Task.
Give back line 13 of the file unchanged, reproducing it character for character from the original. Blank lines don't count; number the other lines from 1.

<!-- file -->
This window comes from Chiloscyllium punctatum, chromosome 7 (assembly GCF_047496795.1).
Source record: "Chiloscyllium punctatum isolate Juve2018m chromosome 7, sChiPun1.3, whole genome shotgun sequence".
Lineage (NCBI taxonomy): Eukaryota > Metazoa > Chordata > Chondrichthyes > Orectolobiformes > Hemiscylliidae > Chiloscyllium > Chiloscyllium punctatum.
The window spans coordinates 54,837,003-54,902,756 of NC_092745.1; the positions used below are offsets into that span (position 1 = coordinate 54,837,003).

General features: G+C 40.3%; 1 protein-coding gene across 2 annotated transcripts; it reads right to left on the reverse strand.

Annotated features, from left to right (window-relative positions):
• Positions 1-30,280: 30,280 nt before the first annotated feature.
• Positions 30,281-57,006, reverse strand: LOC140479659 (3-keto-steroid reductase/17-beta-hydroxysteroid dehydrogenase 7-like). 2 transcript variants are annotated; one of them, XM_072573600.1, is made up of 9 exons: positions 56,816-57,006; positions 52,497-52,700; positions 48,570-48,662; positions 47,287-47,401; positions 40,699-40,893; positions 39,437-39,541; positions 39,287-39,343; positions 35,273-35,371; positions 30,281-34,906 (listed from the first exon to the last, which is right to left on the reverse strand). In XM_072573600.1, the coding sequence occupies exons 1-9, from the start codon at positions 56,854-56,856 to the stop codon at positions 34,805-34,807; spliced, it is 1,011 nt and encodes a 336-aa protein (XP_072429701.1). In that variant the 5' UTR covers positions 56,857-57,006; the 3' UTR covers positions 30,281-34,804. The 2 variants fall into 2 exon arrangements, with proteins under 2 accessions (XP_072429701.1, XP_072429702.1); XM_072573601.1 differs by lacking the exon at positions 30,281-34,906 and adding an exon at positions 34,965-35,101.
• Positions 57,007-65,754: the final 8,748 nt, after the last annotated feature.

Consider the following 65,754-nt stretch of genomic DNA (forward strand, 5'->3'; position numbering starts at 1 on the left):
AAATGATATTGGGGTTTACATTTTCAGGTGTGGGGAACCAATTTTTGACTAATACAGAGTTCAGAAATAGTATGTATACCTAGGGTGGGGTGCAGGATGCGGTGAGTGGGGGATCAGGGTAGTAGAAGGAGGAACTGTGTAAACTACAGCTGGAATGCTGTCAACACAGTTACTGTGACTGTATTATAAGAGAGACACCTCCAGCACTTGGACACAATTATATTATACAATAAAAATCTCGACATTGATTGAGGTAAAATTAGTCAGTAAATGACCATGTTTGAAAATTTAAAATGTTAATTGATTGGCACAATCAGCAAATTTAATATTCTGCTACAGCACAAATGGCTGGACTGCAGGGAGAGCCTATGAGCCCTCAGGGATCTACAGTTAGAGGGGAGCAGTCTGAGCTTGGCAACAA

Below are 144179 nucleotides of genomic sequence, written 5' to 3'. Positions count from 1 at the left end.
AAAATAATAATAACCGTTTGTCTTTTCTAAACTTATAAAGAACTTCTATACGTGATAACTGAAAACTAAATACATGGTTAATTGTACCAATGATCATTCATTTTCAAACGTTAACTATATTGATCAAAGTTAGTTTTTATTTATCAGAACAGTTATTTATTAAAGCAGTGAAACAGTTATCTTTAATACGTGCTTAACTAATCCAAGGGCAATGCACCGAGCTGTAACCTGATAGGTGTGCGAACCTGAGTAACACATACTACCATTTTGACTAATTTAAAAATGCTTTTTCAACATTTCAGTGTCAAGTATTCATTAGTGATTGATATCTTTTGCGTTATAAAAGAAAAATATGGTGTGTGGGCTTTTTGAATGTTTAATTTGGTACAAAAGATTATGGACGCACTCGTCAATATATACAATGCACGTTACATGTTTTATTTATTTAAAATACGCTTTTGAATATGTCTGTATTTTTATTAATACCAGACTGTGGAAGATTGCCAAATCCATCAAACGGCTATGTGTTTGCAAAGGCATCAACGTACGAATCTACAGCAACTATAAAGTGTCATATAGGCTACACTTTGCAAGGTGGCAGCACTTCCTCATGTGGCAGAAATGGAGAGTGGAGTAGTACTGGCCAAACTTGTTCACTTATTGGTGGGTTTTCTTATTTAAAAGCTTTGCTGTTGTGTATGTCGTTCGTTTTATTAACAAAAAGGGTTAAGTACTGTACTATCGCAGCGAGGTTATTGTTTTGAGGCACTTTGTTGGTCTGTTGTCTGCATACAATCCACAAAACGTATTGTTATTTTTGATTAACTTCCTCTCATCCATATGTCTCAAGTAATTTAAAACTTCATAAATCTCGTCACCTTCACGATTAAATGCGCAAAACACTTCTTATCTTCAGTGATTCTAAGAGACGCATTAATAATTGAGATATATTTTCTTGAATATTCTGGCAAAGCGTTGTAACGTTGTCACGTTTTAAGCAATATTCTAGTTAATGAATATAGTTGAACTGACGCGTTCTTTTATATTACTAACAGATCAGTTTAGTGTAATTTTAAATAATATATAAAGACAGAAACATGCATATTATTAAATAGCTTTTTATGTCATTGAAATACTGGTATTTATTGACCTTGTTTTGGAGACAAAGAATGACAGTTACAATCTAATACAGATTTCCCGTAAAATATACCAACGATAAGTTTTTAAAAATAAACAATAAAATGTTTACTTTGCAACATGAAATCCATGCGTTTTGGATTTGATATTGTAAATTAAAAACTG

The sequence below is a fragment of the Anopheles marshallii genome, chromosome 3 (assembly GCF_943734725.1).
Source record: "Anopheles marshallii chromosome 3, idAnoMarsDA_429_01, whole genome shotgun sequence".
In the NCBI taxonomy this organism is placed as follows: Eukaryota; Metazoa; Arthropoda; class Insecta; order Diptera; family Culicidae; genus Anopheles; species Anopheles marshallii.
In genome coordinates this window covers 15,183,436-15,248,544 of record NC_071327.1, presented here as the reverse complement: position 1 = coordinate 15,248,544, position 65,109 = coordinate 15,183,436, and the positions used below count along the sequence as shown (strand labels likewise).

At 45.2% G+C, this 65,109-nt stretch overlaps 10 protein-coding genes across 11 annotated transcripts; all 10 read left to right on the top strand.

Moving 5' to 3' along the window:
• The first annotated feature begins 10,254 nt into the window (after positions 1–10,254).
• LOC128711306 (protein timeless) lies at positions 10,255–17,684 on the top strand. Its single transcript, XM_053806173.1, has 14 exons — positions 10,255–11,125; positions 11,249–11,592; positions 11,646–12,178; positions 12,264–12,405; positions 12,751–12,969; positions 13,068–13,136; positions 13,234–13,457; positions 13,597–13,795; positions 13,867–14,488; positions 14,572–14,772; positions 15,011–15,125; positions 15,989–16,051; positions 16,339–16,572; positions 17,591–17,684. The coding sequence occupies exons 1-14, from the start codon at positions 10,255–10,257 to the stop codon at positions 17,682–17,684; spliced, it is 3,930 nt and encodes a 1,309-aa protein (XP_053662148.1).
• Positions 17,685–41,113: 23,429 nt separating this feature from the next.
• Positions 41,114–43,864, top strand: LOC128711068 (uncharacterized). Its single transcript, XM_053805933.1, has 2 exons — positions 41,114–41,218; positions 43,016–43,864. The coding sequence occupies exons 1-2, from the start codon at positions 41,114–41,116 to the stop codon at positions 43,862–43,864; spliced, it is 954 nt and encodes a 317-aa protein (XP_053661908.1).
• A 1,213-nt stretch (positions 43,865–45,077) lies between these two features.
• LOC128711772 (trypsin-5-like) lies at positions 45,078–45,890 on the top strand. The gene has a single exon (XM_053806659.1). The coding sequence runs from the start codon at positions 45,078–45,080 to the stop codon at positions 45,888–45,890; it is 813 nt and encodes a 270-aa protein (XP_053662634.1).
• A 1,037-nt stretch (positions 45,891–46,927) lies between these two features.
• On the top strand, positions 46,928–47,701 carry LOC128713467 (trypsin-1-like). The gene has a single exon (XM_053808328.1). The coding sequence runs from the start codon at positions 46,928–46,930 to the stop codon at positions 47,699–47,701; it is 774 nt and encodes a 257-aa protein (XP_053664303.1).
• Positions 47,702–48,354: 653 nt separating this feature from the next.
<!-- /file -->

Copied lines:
AAAATAATAATAACCGTTTGTCTTTTCTAAACTTATAAAGAACTTCTATACGTGATAACTGAAAACTAAATACATGGTTAATTGTACCAATGATCATTCATTTTCAAACGTTAACTATATTGATCAAAGTTAGTTTTTATTTATCAGAACAGTTATTTATTAAAGCAGTGAAACAGTTATCTTTAATACGTGCTTAACTAATCCAAGGGCAATGCACCGAGCTGTAACCTGATAGGTGTGCGAACCTGAGTAACACATACTACCATTTTGACTAATTTAAAAATGCTTTTTCAACATTTCAGTGTCAAGTATTCATTAGTGATTGATATCTTTTGCGTTATAAAAGAAAAATATGGTGTGTGGGCTTTTTGAATGTTTAATTTGGTACAAAAGATTATGGACGCACTCGTCAATATATACAATGCACGTTACATGTTTTATTTATTTAAAATACGCTTTTGAATATGTCTGTATTTTTATTAATACCAGACTGTGGAAGATTGCCAAATCCATCAAACGGCTATGTGTTTGCAAAGGCATCAACGTACGAATCTACAGCAACTATAAAGTGTCATATAGGCTACACTTTGCAAGGTGGCAGCACTTCCTCATGTGGCAGAAATGGAGAGTGGAGTAGTACTGGCCAAACTTGTTCACTTATTGGTGGGTTTTCTTATTTAAAAGCTTTGCTGTTGTGTATGTCGTTCGTTTTATTAACAAAAAGGGTTAAGTACTGTACTATCGCAGCGAGGTTATTGTTTTGAGGCACTTTGTTGGTCTGTTGTCTGCATACAATCCACAAAACGTATTGTTATTTTTGATTAACTTCCTCTCATCCATATGTCTCAAGTAATTTAAAACTTCATAAATCTCGTCACCTTCACGATTAAATGCGCAAAACACTTCTTATCTTCAGTGATTCTAAGAGACGCATTAATAATTGAGATATATTTTCTTGAATATTCTGGCAAAGCGTTGTAACGTTGTCACGTTTTAAGCAATATTCTAGTTAATGAATATAGTTGAACTGACGCGTTCTTTTATATTACTAACAGATCAGTTTAGTGTAATTTTAAATAATATATAAAGACAGAAACATGCATATTATTAAATAGCTTTTTATGTCATTGAAATACTGGTATTTATTGACCTTGTTTTGGAGACAAAGAATGACAGTTACAATCTAATACAGATTTCCCGTAAAATATACCAACGATAAGTTTTTAAAAATAAACAATAAAATGTTTACTTTGCAACATGAAATCCATGCGTTTTGGATTTGATATTGTAAATTAAAAACTG